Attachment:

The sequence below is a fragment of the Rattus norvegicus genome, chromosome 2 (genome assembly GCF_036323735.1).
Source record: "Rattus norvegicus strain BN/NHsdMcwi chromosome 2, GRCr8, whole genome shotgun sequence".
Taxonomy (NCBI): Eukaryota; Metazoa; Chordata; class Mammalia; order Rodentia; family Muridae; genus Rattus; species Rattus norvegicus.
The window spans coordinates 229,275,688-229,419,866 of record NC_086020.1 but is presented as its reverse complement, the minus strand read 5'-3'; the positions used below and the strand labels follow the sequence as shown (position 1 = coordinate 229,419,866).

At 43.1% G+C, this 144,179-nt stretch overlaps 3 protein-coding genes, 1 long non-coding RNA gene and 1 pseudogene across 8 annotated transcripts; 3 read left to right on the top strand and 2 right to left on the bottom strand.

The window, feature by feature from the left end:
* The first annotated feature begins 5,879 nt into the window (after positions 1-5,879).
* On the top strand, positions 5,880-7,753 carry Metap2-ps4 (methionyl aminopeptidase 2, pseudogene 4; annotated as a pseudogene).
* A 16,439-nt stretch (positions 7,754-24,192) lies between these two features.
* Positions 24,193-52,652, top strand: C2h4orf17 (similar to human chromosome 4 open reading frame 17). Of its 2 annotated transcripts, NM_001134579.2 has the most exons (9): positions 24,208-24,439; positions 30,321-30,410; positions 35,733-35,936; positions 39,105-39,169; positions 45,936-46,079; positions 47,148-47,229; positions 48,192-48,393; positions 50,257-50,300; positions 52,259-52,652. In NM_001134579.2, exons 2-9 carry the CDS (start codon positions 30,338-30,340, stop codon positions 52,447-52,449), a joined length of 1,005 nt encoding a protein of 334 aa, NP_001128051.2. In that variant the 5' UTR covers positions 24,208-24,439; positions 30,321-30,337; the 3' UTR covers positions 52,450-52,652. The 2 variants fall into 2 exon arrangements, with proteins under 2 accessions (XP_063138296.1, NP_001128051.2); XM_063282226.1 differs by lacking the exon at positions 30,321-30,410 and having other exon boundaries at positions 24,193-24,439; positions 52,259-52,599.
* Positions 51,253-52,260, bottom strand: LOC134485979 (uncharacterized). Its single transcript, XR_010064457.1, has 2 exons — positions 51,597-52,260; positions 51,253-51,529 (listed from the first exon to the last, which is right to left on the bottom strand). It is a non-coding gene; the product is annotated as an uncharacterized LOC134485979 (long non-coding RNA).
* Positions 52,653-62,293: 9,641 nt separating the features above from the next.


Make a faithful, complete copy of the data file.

The sequence below is a fragment of the Rattus norvegicus genome, chromosome 2 (genome assembly GCF_036323735.1).
Source record: "Rattus norvegicus strain BN/NHsdMcwi chromosome 2, GRCr8, whole genome shotgun sequence".
Taxonomy (NCBI): Eukaryota; Metazoa; Chordata; class Mammalia; order Rodentia; family Muridae; genus Rattus; species Rattus norvegicus.
The window spans coordinates 229,275,688-229,419,866 of record NC_086020.1 but is presented as its reverse complement, the minus strand read 5'-3'; the positions used below and the strand labels follow the sequence as shown (position 1 = coordinate 229,419,866).

At 43.1% G+C, this 144,179-nt stretch overlaps 3 protein-coding genes, 1 long non-coding RNA gene and 1 pseudogene across 8 annotated transcripts; 3 read left to right on the top strand and 2 right to left on the bottom strand.

The window, feature by feature from the left end:
* The first annotated feature begins 5,879 nt into the window (after positions 1-5,879).
* On the top strand, positions 5,880-7,753 carry Metap2-ps4 (methionyl aminopeptidase 2, pseudogene 4; annotated as a pseudogene).
* A 16,439-nt stretch (positions 7,754-24,192) lies between these two features.
* Positions 24,193-52,652, top strand: C2h4orf17 (similar to human chromosome 4 open reading frame 17). Of its 2 annotated transcripts, NM_001134579.2 has the most exons (9): positions 24,208-24,439; positions 30,321-30,410; positions 35,733-35,936; positions 39,105-39,169; positions 45,936-46,079; positions 47,148-47,229; positions 48,192-48,393; positions 50,257-50,300; positions 52,259-52,652. In NM_001134579.2, exons 2-9 carry the CDS (start codon positions 30,338-30,340, stop codon positions 52,447-52,449), a joined length of 1,005 nt encoding a protein of 334 aa, NP_001128051.2. In that variant the 5' UTR covers positions 24,208-24,439; positions 30,321-30,337; the 3' UTR covers positions 52,450-52,652. The 2 variants fall into 2 exon arrangements, with proteins under 2 accessions (XP_063138296.1, NP_001128051.2); XM_063282226.1 differs by lacking the exon at positions 30,321-30,410 and having other exon boundaries at positions 24,193-24,439; positions 52,259-52,599.
* Positions 51,253-52,260, bottom strand: LOC134485979 (uncharacterized). Its single transcript, XR_010064457.1, has 2 exons — positions 51,597-52,260; positions 51,253-51,529 (listed from the first exon to the last, which is right to left on the bottom strand). It is a non-coding gene; the product is annotated as an uncharacterized LOC134485979 (long non-coding RNA).
* Positions 52,653-62,293: 9,641 nt separating the features above from the next.